The retail industry has welcomed the Chancellor’s quick move to support businesses with a range of packages announced yesterday to help prop up the economy during the COVID-19 coronavirus pandemic.
It’s believed that the £330bn in access to loans, a business rates holiday for all retailers and other measures announced will help companies from going bust in the short term, though concerns have still been aired by businesses regarding going into unmanageable debt.
Responding to the Government’s announcement, Helen Dickinson, CEO of the British Retail Consortium (BRC), said: “The Chancellor has acted swiftly to back retail businesses dealing with the unprecedented challenges created by coronavirus. He is to be congratulated for listening carefully to the concerns of retailers and has delivered a big, bold package of measures that will be a huge cashflow boost and will improve confidence for those affected.
“Business rates are a huge burden for retailers at the best of times. The business rates holiday, together with the announcement of a loan package, represent a vital shot in the arm for a sector facing enormous uncertainty. We still need to see the details and make sure that retailers can access cash with the minimum of delay, but it is a welcome and necessary first step to protect jobs.”
No retailers will have to pay rates this year and the pledge to offer £330bn of commercial loan guarantees was also welcomed, with commentators noting that the range of packages goes beyond most other countries in terms of per-capita spending commitments.
Nonetheless some larger firms said the moves did not go far enough to help them, although small businesses were pleased with the support. This includes a £25,000 grant for businesses in properties with a rateable value of less than £51,000, who were last week granted a year-long rates holiday, with £10,000 for all of those businesses qualifying for small business rates relief.
Federation of Small Businesses (FSB) national chairman, Mike Cherry, said: “This unprecedented package of loan guarantees, business rates breaks and cash grants marks a hugely welcome step forward.
“The key now is to deliver these measures within the coming days with no hold-ups at banks, local authorities or central government.
“Clearly small employers will need a huge amount of support to keep staff on their books at this hugely difficult time, so it was good to hear the Chancellor pledging to develop an Employment Support Package to help make that possible.”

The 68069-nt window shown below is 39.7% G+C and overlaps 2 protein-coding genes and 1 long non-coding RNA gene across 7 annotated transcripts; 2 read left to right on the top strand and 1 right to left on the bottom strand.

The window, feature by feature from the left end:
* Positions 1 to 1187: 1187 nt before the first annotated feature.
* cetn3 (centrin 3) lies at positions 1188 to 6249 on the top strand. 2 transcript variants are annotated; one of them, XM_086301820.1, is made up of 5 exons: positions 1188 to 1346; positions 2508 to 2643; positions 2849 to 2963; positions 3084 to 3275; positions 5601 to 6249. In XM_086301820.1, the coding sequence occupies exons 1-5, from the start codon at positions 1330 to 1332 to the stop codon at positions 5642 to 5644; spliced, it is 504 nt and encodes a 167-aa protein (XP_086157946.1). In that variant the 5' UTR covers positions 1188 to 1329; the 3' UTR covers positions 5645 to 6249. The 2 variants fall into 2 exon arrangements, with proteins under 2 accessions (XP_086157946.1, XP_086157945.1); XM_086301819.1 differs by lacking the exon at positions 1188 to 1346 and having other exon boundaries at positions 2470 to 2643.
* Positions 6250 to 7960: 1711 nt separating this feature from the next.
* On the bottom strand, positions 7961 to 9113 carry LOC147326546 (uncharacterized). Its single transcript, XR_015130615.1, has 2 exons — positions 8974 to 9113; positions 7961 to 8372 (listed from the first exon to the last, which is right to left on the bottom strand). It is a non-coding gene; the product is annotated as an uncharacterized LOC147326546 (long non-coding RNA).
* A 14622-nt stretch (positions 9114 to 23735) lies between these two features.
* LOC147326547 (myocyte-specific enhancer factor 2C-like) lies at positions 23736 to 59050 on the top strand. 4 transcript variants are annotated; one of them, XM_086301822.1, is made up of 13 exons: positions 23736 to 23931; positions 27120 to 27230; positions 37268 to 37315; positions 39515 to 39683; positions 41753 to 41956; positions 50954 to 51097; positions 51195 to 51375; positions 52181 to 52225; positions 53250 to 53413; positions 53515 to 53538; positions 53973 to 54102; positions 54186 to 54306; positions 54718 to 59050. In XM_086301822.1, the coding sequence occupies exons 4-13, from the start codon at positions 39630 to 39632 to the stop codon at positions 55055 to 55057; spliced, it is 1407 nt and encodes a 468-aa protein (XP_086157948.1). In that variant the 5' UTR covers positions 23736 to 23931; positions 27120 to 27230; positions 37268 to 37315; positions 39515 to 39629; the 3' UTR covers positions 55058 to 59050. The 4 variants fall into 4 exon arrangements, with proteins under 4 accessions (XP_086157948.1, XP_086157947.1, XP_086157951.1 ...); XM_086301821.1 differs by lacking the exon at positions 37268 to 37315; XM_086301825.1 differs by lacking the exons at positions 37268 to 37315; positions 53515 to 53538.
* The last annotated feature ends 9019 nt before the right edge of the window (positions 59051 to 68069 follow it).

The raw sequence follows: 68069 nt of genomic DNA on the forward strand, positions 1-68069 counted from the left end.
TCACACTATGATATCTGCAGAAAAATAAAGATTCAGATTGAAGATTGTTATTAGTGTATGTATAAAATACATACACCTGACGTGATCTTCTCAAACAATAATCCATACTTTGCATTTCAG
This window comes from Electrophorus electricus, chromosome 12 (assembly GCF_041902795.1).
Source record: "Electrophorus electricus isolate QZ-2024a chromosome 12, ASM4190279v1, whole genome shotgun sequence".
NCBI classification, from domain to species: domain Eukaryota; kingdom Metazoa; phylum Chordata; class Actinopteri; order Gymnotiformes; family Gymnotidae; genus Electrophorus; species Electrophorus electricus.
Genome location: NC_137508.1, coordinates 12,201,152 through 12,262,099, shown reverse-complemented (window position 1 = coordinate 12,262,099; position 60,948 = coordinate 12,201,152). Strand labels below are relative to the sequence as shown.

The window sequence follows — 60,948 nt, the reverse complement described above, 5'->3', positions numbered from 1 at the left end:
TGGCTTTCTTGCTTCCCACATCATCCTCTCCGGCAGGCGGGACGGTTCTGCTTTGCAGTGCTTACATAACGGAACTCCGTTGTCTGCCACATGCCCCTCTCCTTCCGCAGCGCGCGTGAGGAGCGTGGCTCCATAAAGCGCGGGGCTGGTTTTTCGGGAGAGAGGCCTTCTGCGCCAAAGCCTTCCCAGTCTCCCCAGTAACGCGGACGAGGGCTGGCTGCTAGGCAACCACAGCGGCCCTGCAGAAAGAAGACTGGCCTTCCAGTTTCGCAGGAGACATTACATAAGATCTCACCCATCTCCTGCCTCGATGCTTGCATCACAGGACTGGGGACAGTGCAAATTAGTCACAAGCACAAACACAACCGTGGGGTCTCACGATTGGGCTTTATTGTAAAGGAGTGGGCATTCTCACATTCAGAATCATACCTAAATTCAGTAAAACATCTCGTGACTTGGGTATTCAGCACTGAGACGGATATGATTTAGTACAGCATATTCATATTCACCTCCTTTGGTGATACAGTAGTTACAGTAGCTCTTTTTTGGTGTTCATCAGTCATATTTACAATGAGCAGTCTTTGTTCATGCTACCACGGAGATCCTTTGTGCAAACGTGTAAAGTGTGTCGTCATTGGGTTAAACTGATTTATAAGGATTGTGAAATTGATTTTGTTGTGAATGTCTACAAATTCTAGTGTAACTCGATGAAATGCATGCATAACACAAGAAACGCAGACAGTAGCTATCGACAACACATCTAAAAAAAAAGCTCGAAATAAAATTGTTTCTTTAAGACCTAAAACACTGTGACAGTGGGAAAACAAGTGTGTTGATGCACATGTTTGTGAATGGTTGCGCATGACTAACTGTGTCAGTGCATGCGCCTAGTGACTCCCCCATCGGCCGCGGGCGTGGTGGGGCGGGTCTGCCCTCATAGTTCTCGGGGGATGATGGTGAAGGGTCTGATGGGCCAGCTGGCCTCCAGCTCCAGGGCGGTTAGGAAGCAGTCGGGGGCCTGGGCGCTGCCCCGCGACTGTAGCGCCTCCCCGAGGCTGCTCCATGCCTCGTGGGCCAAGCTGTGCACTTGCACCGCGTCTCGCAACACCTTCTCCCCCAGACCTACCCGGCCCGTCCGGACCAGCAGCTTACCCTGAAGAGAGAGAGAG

Despite the welcoming news, economists did caution that more action is required. James Smith, an economist at ING Economics, said that companies may also be wary of taking on more debt in the form of Government loans.
He commented: “There’s little doubt this is a sizable package, and the Chancellor will be hoping the large sums contained within his announcement will help convince firms to hold off on any restructuring decisions they may be considering.
“However, the real challenge for the Government will be to channel this money to firms rapidly, particularly in light of the number of businesses already making announcements about job losses.”
Alan Monks, an economist at JP Morgan, added: “The initiatives aim to help businesses meet their fixed costs and reduce the need to shed jobs. Although the package is set to grow in the coming days as further measures are added, it is still likely to look small compared to the economic shock under way.”
In an interview with the Today programme Carolyn Fairbairn, the CBI director general, said the Chancellor had announced a “serious and massive package of measures”, but she said firms needed help now to allow them to keep people in work.
Fairbairn said the CBI wanted the government to use the national insurance system to pump money into companies. Instead of paying national insurance, they would get a cheque for “reverse national insurance” from the government adding that a Fairbairn a similar system was operating in Germany. She also suggested that VAT bills should be deferred.